To TCTMD, Casella said that while they can’t definitively link the increase in out-of-hospital cardiac mortality to the decline in MI hospitalizations, the association between two trends is pretty strong. In Bologna, he noted, emergency services have previously reported an increase in calls for cardiac arrest during the first wave of COVID-19.

During the second and third waves of the pandemic, Casella said the public health messaging has been refined to encourage people with symptoms of MI to not avoid the hospital, and he suspects they might not see the same reduction in hospitalizations during these later waves as they did during the first. “Last spring, everything was closed—outpatient clinics, primary care offices—so the message was quite heavy for people,” said Casella. “They were scared. They thought the hospital wasn’t a safe place to go.”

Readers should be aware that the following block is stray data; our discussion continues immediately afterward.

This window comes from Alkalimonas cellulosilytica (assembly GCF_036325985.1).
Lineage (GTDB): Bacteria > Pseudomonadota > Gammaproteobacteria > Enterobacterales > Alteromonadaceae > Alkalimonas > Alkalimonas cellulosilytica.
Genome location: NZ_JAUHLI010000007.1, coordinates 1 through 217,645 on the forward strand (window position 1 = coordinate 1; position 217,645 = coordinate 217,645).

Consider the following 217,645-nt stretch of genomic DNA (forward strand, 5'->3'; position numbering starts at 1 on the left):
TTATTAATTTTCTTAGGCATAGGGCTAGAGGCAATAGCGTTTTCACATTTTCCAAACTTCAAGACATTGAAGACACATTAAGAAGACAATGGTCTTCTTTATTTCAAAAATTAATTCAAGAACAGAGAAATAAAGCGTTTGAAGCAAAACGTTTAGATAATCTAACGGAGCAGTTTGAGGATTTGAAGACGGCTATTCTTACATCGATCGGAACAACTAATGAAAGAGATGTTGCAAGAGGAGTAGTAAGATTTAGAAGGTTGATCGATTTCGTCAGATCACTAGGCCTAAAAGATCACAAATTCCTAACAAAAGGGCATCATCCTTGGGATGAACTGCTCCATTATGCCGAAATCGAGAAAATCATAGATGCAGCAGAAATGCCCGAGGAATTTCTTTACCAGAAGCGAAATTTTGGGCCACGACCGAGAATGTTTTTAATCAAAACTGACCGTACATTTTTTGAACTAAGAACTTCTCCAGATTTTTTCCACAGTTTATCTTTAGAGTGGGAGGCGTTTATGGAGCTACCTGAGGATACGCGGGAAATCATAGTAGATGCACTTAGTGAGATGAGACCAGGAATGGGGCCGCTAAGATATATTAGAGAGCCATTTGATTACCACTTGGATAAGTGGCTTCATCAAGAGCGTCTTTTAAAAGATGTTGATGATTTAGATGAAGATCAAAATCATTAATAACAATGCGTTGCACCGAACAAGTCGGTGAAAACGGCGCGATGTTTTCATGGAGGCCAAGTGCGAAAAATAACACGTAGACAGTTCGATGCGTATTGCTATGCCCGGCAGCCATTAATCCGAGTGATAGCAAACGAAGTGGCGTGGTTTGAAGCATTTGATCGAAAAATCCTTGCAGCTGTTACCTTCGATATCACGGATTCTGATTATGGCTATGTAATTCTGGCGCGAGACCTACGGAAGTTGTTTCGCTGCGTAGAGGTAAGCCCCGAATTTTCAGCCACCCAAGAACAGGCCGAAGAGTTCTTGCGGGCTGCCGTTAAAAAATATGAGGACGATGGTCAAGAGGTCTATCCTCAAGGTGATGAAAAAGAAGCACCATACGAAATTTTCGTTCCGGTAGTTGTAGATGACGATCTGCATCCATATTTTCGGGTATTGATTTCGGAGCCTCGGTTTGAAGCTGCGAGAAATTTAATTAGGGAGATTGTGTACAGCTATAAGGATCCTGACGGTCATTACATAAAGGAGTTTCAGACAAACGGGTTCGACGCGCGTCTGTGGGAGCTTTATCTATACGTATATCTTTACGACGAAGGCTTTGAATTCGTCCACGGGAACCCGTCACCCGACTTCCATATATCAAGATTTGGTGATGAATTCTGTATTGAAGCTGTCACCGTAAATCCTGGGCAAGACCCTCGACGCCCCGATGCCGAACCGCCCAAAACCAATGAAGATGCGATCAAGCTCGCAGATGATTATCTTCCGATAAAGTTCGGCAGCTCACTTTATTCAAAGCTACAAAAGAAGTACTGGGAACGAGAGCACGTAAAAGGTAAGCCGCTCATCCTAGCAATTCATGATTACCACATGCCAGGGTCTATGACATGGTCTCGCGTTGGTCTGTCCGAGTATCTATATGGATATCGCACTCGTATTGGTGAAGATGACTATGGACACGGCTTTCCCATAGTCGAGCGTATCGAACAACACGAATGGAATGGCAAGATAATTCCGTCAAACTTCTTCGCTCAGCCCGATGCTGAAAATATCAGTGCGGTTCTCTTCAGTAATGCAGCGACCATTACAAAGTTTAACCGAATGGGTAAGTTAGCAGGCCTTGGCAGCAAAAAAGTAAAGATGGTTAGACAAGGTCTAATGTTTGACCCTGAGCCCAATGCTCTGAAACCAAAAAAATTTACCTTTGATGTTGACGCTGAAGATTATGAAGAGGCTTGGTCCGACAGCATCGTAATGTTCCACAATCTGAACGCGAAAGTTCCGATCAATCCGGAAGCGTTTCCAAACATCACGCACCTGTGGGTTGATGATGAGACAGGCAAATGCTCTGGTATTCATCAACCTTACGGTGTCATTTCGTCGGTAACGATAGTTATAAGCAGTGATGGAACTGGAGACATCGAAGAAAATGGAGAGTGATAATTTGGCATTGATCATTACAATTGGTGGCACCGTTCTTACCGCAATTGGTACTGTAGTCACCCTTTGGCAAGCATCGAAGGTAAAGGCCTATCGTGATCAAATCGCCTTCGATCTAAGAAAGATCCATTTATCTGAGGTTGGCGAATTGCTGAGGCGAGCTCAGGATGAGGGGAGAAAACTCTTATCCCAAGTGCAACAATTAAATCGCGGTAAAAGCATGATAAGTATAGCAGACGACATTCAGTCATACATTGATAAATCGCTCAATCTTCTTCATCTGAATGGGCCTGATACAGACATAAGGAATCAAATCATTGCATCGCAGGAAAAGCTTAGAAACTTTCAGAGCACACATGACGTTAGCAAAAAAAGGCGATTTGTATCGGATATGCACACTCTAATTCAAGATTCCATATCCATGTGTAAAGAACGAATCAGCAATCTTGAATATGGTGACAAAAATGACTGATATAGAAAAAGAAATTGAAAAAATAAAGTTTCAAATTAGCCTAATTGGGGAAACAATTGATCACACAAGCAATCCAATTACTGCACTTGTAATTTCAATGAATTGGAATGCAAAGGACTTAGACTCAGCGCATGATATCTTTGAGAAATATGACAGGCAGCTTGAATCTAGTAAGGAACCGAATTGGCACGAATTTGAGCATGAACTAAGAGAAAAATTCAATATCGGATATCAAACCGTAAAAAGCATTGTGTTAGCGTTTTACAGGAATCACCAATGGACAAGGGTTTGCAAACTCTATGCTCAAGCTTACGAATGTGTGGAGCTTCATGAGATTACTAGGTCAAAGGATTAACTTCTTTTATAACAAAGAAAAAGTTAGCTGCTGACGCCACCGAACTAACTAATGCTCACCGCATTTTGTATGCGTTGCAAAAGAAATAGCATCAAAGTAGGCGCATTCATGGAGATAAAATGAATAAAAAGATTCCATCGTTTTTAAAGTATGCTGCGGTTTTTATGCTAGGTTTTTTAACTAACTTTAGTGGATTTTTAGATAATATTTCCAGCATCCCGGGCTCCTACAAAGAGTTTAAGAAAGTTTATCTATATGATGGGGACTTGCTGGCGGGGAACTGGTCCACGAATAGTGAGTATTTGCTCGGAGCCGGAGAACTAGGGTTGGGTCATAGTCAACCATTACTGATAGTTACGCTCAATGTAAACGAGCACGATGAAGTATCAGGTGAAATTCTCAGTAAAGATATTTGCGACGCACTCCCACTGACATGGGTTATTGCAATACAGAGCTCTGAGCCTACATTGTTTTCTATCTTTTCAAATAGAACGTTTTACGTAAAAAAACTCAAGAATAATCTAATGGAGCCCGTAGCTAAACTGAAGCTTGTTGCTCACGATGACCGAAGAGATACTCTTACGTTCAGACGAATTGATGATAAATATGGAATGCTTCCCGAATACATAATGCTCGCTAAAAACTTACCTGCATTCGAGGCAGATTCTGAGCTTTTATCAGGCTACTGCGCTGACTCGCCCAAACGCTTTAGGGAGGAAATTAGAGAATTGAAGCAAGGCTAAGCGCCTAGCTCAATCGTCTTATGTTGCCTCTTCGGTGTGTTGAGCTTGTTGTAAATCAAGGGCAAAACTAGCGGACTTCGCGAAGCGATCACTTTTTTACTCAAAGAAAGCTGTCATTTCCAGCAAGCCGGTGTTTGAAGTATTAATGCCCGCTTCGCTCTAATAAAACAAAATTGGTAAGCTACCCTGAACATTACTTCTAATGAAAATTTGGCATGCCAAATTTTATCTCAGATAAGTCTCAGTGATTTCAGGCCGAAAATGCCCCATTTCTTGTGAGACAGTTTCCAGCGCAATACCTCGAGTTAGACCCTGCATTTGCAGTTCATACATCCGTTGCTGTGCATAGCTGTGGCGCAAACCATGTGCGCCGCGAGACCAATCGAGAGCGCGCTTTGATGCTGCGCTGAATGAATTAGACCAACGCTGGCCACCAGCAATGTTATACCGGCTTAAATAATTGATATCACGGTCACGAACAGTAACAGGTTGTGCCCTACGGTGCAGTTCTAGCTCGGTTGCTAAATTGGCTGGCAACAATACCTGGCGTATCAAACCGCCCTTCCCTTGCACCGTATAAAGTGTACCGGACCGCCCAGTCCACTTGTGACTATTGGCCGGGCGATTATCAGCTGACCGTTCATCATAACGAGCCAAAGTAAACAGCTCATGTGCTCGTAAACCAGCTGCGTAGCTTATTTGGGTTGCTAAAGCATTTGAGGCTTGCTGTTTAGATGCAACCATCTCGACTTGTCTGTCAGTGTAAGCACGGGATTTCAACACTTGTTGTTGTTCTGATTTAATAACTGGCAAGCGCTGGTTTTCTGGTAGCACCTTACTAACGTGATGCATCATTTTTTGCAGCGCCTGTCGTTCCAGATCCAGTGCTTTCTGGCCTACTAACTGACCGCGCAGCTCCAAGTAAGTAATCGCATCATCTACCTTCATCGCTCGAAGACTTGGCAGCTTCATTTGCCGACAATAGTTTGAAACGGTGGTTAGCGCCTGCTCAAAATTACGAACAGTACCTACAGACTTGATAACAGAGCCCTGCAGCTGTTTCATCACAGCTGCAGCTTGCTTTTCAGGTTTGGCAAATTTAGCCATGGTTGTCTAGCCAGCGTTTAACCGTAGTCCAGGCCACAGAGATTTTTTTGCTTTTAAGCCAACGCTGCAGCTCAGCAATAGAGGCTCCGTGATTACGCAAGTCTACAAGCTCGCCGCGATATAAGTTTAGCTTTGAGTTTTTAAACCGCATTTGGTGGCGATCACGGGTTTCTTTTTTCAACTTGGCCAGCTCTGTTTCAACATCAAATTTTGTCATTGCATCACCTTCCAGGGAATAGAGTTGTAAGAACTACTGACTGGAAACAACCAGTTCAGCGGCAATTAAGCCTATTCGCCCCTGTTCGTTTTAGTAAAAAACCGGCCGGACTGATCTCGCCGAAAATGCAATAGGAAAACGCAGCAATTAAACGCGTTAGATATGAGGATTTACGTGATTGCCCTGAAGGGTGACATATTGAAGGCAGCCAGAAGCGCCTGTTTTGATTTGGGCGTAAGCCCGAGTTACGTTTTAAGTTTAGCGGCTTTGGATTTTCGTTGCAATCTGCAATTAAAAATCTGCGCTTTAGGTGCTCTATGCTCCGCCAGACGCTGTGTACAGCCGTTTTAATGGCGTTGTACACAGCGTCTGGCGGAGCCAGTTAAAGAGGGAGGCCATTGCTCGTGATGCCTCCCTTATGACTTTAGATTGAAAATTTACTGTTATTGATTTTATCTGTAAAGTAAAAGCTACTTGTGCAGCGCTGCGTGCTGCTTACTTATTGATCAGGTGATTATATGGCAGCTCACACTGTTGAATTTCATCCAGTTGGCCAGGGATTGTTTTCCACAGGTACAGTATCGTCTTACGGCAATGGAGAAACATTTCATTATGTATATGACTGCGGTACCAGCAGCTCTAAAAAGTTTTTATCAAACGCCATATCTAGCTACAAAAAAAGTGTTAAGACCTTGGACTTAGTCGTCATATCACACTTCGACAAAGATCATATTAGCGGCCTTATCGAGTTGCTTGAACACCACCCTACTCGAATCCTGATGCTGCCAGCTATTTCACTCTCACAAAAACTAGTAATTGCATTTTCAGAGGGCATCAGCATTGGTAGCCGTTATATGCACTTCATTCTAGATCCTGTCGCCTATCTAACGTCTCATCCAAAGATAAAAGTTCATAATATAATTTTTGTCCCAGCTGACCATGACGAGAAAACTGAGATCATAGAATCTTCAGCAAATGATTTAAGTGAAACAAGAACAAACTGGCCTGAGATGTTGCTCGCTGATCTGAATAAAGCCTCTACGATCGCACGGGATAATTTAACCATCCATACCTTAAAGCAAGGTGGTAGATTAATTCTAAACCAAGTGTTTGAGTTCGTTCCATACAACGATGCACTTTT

Casella said one of the messages from their paper is that the “healthcare system takes time to recover” from a shock like COVID-19. Hospitalizations for MI didn’t start to pick up until mid-April, when daily admissions increased by 10%. The number of admissions didn’t get back to normal until May 2020, which was after the first wave of the pandemic had come under control, he said.

Michael O’Riordan is the Associate Managing Editor for TCTMD and a Senior Journalist. He completed his undergraduate degrees at Queen’s…

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Disclosures
  • Casella reports no relevant conflicts of interest.